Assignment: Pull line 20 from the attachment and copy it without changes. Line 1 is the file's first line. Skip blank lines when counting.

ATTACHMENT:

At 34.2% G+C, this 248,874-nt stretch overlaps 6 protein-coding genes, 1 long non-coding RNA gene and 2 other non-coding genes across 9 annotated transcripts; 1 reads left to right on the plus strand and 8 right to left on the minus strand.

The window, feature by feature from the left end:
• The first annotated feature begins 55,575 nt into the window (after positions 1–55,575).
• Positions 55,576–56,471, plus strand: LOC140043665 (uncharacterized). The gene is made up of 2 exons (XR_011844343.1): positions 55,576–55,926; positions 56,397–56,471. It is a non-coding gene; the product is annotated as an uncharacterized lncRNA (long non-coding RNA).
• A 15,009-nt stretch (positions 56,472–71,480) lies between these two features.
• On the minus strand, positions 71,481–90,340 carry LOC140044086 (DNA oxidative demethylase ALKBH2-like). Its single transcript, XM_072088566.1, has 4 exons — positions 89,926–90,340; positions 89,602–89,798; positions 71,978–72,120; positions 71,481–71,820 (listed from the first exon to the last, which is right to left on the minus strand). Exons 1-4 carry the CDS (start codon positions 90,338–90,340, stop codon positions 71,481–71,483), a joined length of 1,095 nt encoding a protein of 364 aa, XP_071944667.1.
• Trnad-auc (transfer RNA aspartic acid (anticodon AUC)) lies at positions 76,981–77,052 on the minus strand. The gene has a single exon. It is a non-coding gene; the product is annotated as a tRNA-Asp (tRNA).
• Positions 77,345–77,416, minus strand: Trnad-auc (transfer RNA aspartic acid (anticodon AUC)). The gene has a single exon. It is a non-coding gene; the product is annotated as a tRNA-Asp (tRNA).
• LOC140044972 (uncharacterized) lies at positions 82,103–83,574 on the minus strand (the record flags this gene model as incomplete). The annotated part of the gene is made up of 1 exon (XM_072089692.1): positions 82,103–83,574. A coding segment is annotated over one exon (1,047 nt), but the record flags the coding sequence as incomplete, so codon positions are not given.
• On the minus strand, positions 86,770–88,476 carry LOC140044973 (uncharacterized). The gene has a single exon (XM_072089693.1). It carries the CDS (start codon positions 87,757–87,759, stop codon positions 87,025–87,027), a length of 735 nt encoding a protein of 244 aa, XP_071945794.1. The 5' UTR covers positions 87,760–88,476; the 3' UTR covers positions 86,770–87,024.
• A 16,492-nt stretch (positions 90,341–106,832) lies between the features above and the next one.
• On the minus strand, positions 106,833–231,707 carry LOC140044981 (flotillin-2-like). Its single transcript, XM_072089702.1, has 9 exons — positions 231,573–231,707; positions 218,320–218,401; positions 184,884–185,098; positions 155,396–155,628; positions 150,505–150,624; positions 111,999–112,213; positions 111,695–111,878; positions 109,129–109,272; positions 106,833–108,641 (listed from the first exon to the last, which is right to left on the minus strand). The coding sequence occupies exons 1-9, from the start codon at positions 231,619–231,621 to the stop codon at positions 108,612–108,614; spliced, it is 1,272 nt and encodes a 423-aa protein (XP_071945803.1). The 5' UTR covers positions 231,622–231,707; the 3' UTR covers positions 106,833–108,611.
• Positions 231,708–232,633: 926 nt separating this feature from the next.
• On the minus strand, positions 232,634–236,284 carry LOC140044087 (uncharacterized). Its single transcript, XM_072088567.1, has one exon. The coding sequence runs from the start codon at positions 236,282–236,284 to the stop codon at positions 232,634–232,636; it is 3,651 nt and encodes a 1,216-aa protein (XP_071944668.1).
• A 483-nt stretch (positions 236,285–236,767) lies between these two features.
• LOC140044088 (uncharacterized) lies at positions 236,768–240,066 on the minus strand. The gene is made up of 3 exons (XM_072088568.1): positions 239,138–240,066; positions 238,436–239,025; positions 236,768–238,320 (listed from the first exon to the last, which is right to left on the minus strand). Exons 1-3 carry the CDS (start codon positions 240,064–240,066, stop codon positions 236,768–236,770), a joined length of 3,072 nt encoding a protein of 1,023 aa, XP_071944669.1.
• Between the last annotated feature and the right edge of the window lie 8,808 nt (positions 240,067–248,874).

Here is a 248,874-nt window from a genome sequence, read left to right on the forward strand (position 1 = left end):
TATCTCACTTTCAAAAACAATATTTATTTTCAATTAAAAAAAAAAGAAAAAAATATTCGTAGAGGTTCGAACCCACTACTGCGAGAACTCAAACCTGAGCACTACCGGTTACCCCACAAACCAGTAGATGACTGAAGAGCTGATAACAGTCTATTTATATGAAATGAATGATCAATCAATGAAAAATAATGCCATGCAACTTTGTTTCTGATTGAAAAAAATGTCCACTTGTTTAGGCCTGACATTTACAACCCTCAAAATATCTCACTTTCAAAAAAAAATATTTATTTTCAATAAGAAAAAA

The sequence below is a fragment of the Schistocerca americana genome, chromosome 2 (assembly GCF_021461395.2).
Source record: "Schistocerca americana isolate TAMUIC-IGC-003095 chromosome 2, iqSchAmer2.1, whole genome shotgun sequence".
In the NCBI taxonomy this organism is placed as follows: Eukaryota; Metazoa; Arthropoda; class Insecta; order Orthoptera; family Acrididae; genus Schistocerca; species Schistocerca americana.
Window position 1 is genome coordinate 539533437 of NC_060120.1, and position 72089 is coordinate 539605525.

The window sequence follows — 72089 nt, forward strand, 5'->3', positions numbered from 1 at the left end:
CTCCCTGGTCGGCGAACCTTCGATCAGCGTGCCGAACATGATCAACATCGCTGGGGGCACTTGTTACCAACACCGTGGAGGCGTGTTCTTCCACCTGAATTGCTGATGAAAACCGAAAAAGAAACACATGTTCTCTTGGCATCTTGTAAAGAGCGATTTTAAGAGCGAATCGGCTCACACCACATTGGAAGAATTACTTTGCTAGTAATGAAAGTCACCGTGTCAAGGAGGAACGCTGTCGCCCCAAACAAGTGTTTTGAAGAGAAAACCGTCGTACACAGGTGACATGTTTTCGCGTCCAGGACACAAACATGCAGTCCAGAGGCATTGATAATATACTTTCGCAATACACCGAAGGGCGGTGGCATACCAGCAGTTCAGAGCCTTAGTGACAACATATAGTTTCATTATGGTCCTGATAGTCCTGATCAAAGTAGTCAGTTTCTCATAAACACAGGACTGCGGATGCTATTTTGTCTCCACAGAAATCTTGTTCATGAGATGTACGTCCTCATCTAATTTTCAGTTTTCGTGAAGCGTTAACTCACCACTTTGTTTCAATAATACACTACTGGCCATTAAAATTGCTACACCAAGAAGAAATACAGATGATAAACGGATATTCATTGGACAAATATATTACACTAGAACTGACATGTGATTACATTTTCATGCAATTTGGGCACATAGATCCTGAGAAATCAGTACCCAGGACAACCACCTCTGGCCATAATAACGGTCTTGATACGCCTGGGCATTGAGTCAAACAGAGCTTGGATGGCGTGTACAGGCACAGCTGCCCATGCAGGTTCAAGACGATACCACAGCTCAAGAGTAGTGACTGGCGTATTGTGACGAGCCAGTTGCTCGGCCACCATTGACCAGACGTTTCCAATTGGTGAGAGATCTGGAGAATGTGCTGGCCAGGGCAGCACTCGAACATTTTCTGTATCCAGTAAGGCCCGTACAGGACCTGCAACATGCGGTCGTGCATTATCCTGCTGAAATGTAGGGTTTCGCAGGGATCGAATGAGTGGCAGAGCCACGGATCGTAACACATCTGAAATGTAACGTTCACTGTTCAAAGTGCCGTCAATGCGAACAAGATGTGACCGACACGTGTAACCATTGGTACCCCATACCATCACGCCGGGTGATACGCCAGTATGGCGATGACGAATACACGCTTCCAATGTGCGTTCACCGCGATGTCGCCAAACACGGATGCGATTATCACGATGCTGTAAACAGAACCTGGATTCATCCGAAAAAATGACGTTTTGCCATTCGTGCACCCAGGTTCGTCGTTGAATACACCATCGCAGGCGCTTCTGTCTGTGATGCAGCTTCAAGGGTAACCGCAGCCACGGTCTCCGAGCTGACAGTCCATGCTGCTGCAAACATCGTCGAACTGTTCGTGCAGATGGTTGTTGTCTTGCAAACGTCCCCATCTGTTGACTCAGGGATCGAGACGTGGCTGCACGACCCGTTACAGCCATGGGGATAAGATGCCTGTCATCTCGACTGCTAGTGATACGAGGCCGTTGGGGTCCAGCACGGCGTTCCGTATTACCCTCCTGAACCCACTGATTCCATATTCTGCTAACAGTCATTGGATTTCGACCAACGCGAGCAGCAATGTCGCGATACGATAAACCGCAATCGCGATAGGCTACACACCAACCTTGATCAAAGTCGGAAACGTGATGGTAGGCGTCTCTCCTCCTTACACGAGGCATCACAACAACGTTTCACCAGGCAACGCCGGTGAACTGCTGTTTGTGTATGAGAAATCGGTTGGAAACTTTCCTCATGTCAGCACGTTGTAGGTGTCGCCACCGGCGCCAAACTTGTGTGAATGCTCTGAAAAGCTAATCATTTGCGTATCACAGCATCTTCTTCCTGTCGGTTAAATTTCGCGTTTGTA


The sequence below is a fragment of the Schistocerca americana genome, chromosome 2 (assembly GCF_021461395.2).